The Duke and Duchess of Cambridge and Prince Harry have released a series of hard-hitting films as part of their mental health campaign, Heads Together.
Hoping to open up the conversation surrounding mental health, the ten videos feature both famous and non-famous people talking to the person they first opened up to. Issues including depression, anorexia and post-traumatic stress disorder are all mentioned.
Above, model Adwoa Aboah talks to her mother Camilla Lowther about her struggles with depression. “I couldn’t believe that it was simple to talk. I literally thought it was going to be something so complicated,” she says.
Stephen Manderson (aka Professor Green), Freddie Flintoff and Ruby Wax also appear to discuss their particular mental health problems. Along with well-known faces, several members of the public – including war veterans, journalists and new mums – were also asked to take part.
“Since we launched Heads Together last May, we have seen time and time again that shattering stigma on mental health starts with simple conversations. When you realise that mental health problems affect your friends, neighbours, children and spouses, the walls of judgement and prejudice around these issues begin to fall,” Kate, William and Harry said in a statement. “We hope these films show people how simple conversations can change the direction of an entire life.”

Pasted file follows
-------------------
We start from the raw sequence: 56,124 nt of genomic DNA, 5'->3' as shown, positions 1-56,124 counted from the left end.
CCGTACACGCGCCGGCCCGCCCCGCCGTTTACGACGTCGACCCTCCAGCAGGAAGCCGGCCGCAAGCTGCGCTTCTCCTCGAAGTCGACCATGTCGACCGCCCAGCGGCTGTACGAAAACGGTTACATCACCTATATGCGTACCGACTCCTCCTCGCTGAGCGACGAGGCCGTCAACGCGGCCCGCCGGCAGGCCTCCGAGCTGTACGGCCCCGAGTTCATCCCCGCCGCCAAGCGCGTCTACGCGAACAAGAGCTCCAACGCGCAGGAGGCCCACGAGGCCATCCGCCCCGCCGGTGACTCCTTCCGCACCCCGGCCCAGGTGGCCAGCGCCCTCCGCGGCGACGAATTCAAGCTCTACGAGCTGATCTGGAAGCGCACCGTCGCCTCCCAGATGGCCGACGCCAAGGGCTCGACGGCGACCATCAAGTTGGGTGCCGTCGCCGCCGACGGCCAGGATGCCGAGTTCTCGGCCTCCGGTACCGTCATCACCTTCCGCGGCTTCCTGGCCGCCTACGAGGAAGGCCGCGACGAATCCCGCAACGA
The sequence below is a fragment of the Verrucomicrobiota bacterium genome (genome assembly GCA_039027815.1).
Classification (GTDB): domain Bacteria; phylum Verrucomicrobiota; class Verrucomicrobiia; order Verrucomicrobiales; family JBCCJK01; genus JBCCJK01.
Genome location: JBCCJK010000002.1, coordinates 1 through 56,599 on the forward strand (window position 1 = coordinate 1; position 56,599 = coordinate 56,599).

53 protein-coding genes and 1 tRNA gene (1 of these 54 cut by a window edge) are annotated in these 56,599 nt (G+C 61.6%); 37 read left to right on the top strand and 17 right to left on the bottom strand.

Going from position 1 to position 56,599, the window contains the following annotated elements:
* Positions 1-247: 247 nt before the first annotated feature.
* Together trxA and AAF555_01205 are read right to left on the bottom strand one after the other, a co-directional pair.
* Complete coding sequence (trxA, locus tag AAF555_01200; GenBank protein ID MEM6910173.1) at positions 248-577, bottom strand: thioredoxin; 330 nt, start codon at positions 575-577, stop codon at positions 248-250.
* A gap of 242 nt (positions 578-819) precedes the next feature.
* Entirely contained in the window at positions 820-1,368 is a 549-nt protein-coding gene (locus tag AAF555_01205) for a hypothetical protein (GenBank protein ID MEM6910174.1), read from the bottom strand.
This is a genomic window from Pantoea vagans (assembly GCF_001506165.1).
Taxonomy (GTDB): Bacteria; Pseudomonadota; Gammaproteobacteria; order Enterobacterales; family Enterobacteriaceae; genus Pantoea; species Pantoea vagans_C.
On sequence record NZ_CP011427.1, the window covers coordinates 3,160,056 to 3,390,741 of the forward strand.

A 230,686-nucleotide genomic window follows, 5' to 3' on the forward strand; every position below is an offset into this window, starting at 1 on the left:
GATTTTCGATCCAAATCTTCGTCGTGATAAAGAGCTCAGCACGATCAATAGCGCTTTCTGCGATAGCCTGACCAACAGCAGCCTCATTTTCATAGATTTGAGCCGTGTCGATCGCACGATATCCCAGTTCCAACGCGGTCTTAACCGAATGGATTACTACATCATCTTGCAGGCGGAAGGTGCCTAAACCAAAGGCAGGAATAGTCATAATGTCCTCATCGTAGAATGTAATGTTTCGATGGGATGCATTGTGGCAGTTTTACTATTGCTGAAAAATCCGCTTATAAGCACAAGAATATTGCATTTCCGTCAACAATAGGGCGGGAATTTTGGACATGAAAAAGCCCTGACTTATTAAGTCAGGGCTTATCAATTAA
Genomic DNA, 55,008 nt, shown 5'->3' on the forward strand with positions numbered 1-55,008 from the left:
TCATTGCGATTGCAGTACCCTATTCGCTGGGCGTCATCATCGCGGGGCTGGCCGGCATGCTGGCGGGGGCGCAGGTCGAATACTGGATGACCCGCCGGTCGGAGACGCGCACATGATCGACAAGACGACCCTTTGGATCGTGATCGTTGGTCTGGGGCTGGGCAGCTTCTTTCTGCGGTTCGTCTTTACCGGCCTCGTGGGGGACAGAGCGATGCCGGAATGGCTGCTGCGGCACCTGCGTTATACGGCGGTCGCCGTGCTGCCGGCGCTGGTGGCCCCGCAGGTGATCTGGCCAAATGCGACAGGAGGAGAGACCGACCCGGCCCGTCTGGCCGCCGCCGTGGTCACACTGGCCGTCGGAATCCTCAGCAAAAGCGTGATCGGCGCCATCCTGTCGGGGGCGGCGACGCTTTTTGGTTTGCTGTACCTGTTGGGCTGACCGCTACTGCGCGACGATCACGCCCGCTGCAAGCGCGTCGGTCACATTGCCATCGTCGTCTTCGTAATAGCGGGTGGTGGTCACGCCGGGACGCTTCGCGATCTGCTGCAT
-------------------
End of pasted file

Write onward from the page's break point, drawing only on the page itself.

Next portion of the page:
The royal trio’s Heads Together campaign brings together eight charities that raise awareness of mental health issues in men, women and children.
“We know that half of all mental health conditions start before the age of 14, but young people often find it hard to talk when they’re struggling to cope,” said Tom Madders, Director of Communications at one of the featured charities, YoungMinds.
Children’s health professor Stephen Scott agrees that young people need to be encouraged to speak up: “I work with disturbed adolescents and it is incredible how powerful a major figure ‘coming out’ by talking about a mental health problem can be.”
“Mental health problems can carry huge stigma, and sufferers can feel shame, bad inside, and wounded for life. Whereas when they see an iconic role model admitting to difficulties, it helps them feel much more normal about themselves, and able to see their way to a positive future.”
In a poll of over 5000 British adults, YouGov found that 46% of the public have had a conversation about mental health over the past three months. Heads Together aims to increase that to millions more conversations.
Source: uk style yahoo com
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